17. At some clubs supporters will sometimes perform a ‘scarf wall’ in which all supporters in a section of the stadium will stretch out their scarves above their heads with both hands, creating an impressive ‘wall’ of color.  This is usually accompanied by the singing of a club anthem such as “You’ll Never Walk Alone” at Liverpool F.C., “Grazie Roma” at A.S. Roma or “Africa” by Toto at Columbus Crew matches.  This was initially solely a British phenomenon, but has since spread to the rest of Europe, North and South America. Some clubs supporters will perform a scarf ‘twirl’ or ‘twirly’ in which a group of supporters hold the scarves above their heads with one hand, and twirl the scarf, creating a ‘blizzard’ of color. This is usually accompanied by a club anthem such as “Hey Jude” at Heart of Midlothian F.C.
  18. Scarf wearing is also a noted feature of support for Australian rules football clubs in the Australian Football League. The scarves are in the form of alternating bars of color, usually with the team name or mascot written on each second bar.
  19. The craft of knitting garments such as scarves is an important trade in some countries. Hand-knitted scarves are still common as gifts as well.
  20. Printed scarves are additionally offered internationally through high fashion design houses. Among the latter are Burberry, Missoni, Alexander McQueen, Cole Haan, Chanel, Etro, Lanvin, Hermès, Nicole Miller, Ferragamo, Emilio Pucci, Dior, Fendi, Louis Vuitton and Prada.



Let’s Go

(left column top to bottom) Cuyahoga Valley Scenic Railroad; Authentic family recipe Greek baked goods in Cincinnati; The World’s First Beer Hotel — With In-room Taps and Shower Mini-bars in Columbus (Really!); In any season Medina is so darn charming; The spectacular Cincinnati Museum Center at Union Terminal; Our beautiful state flag! (right column top to bottom) The wedge salad at Ninety One Wood Fired Oven in Jackson Township (the steaks are awesome, too); The famous “Y” bridge in Zanesville; Visit Milan and the birthplace museum of one of the greatest minds of the 20th century; When you’re in Cinci, get your coffee fix at Felix; Amish Country is great for scenic drives, wonderful food and interesting shopping opportunities;   Exploring the parks in Ohio can take up a lot of your free time.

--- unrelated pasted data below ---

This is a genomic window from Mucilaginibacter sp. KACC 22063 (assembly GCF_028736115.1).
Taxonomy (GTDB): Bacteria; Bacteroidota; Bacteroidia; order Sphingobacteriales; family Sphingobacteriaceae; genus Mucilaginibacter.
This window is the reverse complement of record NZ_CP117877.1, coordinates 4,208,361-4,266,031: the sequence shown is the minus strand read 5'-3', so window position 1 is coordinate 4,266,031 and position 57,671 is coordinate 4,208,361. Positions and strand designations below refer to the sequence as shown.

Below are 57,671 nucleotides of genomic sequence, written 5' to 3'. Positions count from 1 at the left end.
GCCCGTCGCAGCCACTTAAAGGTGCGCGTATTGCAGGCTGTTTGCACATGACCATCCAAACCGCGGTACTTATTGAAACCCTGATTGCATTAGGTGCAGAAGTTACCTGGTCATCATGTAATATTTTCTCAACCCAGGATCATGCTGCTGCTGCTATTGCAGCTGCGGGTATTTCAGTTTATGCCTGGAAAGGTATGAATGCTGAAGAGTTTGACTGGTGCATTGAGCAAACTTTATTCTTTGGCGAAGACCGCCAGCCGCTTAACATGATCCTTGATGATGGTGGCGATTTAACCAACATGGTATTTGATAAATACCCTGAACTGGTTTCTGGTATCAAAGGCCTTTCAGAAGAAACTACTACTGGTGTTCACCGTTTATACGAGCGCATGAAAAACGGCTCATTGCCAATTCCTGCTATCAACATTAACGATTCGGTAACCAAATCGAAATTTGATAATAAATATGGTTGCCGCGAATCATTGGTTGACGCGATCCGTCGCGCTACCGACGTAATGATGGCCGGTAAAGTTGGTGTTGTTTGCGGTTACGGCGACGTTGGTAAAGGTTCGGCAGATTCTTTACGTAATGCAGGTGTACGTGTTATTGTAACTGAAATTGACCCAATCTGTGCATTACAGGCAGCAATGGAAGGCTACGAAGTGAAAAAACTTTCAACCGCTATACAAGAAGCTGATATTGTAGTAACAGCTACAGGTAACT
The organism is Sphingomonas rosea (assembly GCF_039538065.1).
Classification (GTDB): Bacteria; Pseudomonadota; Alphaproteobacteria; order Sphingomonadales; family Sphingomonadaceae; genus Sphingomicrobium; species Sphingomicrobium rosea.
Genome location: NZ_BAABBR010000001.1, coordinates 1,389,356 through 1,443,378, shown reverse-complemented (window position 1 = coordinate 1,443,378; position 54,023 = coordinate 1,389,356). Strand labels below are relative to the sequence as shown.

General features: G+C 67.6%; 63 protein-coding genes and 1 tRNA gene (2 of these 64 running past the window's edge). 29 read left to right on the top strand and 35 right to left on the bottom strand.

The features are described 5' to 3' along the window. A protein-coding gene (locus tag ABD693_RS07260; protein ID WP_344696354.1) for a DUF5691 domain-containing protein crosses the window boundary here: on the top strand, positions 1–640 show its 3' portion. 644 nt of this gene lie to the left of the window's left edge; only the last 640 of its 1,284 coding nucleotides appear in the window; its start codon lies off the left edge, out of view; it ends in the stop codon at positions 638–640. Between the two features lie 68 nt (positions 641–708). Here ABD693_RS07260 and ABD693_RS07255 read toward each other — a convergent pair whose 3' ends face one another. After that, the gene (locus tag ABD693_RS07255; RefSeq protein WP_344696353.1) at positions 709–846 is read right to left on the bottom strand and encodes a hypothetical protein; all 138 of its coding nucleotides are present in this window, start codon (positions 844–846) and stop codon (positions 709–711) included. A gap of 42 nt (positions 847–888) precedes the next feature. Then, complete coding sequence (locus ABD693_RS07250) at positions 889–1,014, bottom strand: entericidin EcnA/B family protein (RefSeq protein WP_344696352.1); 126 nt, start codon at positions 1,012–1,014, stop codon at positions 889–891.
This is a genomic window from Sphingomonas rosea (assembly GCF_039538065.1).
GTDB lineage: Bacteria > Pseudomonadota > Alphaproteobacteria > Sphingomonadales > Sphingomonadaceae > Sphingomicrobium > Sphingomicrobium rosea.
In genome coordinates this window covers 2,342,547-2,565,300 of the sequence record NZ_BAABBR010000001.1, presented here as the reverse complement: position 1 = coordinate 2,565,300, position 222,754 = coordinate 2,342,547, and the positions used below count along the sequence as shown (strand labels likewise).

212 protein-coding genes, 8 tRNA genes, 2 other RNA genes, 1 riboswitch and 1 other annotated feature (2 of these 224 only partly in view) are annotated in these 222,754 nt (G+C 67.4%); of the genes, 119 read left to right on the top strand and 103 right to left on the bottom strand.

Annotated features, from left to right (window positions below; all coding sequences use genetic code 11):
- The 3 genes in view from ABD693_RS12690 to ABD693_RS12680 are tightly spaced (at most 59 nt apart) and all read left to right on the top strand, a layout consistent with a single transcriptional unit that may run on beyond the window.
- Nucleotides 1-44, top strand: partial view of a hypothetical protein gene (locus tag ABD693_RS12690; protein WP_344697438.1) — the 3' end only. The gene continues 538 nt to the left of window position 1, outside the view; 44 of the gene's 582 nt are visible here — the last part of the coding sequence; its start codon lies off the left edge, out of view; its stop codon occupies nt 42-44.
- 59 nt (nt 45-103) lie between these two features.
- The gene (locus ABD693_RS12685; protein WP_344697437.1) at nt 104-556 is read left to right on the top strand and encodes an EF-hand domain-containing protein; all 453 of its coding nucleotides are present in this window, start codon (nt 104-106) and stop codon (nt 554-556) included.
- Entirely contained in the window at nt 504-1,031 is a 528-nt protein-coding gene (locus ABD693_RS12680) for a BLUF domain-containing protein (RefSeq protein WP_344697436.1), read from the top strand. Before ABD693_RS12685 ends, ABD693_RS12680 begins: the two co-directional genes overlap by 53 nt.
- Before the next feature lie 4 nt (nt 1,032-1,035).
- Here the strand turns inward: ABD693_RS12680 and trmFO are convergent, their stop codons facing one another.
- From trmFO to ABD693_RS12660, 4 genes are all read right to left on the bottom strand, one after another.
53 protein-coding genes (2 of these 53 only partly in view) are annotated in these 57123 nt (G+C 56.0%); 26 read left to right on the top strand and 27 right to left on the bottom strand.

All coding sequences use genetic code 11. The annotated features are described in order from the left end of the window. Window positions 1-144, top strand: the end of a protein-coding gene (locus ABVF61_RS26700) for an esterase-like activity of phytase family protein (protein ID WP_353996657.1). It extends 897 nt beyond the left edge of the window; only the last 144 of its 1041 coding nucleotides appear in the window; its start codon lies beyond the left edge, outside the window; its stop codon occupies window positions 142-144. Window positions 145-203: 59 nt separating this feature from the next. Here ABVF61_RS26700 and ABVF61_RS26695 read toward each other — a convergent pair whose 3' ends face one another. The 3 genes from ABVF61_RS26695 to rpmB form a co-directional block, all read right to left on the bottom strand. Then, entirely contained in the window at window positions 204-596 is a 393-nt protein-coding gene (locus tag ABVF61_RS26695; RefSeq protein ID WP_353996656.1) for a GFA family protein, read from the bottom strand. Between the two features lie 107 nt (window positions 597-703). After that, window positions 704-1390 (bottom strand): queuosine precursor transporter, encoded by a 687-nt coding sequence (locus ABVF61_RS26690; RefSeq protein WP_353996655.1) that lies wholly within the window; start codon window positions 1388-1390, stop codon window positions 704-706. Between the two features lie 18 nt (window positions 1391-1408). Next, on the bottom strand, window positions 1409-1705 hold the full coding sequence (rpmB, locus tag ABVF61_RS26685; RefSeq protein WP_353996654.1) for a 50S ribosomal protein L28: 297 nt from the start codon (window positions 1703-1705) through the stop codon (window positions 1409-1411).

As we all turn the page to 2019, I took some time this week and reflected on those things that I really enjoyed this past year, those things that gave me pause, and those things I wanted to continue to do.  Morning runs, foodie experiments with my kids, sampling craft beers and tasty coffee, a plate of hot tater tots at my favorite stop, breakfasts with my golf buddies, and most of all my day trips with Jackie.  Of course, we didn’t do enough of them, but when we did, we always enjoyed exploring and experiencing things we knew were nearby, but never took the time to go visit. I came across a neat website called Ohio Explored, filled with “tons” of cool ideas – food, wine, breweries, crafts, hotels, parks, trails, and a bunch of small businesses throughout the state.  As a small business owner, I salute these brave souls – both the start-ups and the established entrepreneurs.  Seemed like the more I explored on the site, the more cool ideas I came across – handmade jam, vintage clothing, retreat spaces, live music, wine spots and of course food – lots of food – best tacos, best pizza, best coffee and some of the best things made in Ohio – ceramics, art, crafts, cookies, jewelry – and the list goes on.  So, for my New Year’s resolution, after I solve your pesky PIA (pain in the @%$) Jobs!, I’ll be jumping in the heat mobile and hitting the road, reporting back on the great things I find.  And I hope you do the same – as you explore, be sure to shoot me a note on the visits, with any photos I can share with our readers.  All the best in 2019.